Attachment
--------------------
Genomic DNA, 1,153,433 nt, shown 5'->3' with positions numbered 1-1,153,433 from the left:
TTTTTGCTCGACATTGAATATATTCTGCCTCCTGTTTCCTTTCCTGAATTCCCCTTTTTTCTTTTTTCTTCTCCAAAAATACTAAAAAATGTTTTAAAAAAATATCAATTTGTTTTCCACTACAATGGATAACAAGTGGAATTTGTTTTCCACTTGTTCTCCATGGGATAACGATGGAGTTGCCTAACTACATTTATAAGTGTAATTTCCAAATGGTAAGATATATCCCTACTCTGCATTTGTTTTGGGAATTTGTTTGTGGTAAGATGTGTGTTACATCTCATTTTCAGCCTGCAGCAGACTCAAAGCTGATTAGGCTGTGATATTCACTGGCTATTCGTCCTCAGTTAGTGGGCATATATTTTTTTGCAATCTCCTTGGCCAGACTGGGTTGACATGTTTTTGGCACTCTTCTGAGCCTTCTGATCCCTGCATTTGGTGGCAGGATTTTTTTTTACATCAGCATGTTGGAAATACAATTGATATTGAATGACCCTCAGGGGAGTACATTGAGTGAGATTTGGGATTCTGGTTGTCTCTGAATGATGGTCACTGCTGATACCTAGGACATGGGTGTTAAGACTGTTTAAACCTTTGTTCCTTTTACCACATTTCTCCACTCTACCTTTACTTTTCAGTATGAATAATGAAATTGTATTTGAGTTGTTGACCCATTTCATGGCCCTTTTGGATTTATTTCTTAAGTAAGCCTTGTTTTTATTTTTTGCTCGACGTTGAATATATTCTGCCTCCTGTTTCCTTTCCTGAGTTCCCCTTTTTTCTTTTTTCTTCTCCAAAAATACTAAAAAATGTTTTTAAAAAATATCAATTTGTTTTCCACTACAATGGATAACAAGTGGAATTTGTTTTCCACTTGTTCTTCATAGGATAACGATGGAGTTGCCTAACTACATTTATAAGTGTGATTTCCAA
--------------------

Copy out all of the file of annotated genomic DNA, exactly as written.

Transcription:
Genomic DNA, 1,153,433 nt, shown 5'->3' with positions numbered 1-1,153,433 from the left:
TTTTTGCTCGACATTGAATATATTCTGCCTCCTGTTTCCTTTCCTGAATTCCCCTTTTTTCTTTTTTCTTCTCCAAAAATACTAAAAAATGTTTTAAAAAAATATCAATTTGTTTTCCACTACAATGGATAACAAGTGGAATTTGTTTTCCACTTGTTCTCCATGGGATAACGATGGAGTTGCCTAACTACATTTATAAGTGTAATTTCCAAATGGTAAGATATATCCCTACTCTGCATTTGTTTTGGGAATTTGTTTGTGGTAAGATGTGTGTTACATCTCATTTTCAGCCTGCAGCAGACTCAAAGCTGATTAGGCTGTGATATTCACTGGCTATTCGTCCTCAGTTAGTGGGCATATATTTTTTTGCAATCTCCTTGGCCAGACTGGGTTGACATGTTTTTGGCACTCTTCTGAGCCTTCTGATCCCTGCATTTGGTGGCAGGATTTTTTTTTACATCAGCATGTTGGAAATACAATTGATATTGAATGACCCTCAGGGGAGTACATTGAGTGAGATTTGGGATTCTGGTTGTCTCTGAATGATGGTCACTGCTGATACCTAGGACATGGGTGTTAAGACTGTTTAAACCTTTGTTCCTTTTACCACATTTCTCCACTCTACCTTTACTTTTCAGTATGAATAATGAAATTGTATTTGAGTTGTTGACCCATTTCATGGCCCTTTTGGATTTATTTCTTAAGTAAGCCTTGTTTTTATTTTTTGCTCGACGTTGAATATATTCTGCCTCCTGTTTCCTTTCCTGAGTTCCCCTTTTTTCTTTTTTCTTCTCCAAAAATACTAAAAAATGTTTTTAAAAAATATCAATTTGTTTTCCACTACAATGGATAACAAGTGGAATTTGTTTTCCACTTGTTCTTCATAGGATAACGATGGAGTTGCCTAACTACATTTATAAGTGTGATTTCCAA